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Anti-DEI laws have economic consequences in Kansas, Missouri


In Health Forward’s pursuit of building more inclusive, powerful, and healthy communities, one undeniable truth has emerged: we can’t achieve these goals without intentional focus on diversity, equity, inclusion. However, recent legislative trends have shown a concerning regression, threatening to undo the progress made in our journey toward a more just society. 

After the murder of George Floyd in 2020, the pendulum of racial justice and inclusion swung toward equity but has since swung further back than before.   

In the United States, the Supreme Court struck down affirmative action, while states like Florida and Texas have outright banned DEI initiatives. Now, Kansas and Missouri find themselves at a crossroads, with proposed laws that could hinder diversity and inclusion efforts and have ripple economic effects across both states 

It was in this context that Health Forward Foundation decided to seek an outside perspective. We commissioned a study from The Perryman Group, an economic research and analysis firm based in Waco, Texas, to get an impartial, independent analysis on the economic impact of policies being considered to restrict diversity, equity, and inclusion efforts in each of the two states.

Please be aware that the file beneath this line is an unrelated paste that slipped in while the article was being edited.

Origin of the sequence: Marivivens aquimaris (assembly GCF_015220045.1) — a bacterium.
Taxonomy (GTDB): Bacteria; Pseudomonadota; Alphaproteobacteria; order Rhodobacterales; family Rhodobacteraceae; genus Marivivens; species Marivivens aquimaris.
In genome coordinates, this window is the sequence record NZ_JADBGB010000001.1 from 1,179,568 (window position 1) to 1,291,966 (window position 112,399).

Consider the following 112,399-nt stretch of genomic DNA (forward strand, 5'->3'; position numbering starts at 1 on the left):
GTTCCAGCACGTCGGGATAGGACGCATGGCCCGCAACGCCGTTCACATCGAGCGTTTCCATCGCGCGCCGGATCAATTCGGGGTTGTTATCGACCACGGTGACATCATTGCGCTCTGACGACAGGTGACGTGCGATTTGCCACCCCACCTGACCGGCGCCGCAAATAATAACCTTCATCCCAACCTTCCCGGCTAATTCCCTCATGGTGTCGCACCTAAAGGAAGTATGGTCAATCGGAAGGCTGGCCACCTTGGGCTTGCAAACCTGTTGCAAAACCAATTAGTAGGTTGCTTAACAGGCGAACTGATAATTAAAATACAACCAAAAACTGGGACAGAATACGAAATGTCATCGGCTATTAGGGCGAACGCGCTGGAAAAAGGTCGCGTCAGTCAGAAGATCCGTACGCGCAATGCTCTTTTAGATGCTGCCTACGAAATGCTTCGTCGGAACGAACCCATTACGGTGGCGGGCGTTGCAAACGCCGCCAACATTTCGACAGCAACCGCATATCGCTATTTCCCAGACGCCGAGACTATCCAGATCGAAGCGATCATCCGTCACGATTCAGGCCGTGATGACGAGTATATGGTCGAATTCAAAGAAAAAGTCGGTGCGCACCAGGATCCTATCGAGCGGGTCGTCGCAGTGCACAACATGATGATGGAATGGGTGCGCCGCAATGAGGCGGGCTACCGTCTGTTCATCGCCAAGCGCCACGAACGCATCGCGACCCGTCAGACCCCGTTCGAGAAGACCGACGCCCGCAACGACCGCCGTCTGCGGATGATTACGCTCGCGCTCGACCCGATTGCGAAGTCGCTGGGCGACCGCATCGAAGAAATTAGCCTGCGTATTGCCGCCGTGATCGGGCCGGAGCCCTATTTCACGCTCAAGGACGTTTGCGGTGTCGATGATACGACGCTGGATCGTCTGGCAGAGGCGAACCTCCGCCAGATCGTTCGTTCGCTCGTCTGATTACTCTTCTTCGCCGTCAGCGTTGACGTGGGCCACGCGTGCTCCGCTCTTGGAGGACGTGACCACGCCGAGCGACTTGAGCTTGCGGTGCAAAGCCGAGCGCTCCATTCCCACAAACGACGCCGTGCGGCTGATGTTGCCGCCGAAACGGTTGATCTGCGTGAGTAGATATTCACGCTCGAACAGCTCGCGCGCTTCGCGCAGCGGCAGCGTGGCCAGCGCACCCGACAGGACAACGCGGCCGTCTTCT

The results speak for themselves — and should concern all who call Kansas and Missouri home.

In Missouri, policies currently under consideration in Missouri which could be seen as discriminatory put the state at risk of losing nearly $2.6 billion in annual gross product and 23,842 jobs as of 2030.

In Kansas, policies under consideration which could be viewed as discriminatory put the state at risk of losing $898.4 million in annual gross product and 8,462 jobs as of 2030. 

Legislation perceived to be discriminatory — irrespective of their stated purpose or actual intent — not only harms communities of color but also jeopardizes the economic well-being of entire states. Travel and tourism sectors could suffer losses in the hundreds of millions annually, leading to decreased revenue for local governments, both rural and urban which rely on these revenues to support things such as infrastructure and education. Companies may be less likely to expand or locate in these states, particularly in industries with many knowledge workers. 

At a time of economic uncertainty, maintaining a welcoming environment for diverse talent and businesses is paramount.  

As we confront the challenges ahead, we must recognize that diversity, equity, and inclusion are not just moral imperatives but economic necessities. Kansas and Missouri must choose the path of progress, rejecting policies that undermine DEI efforts and hurt the economy, and instead embracing initiatives that foster prosperity for all.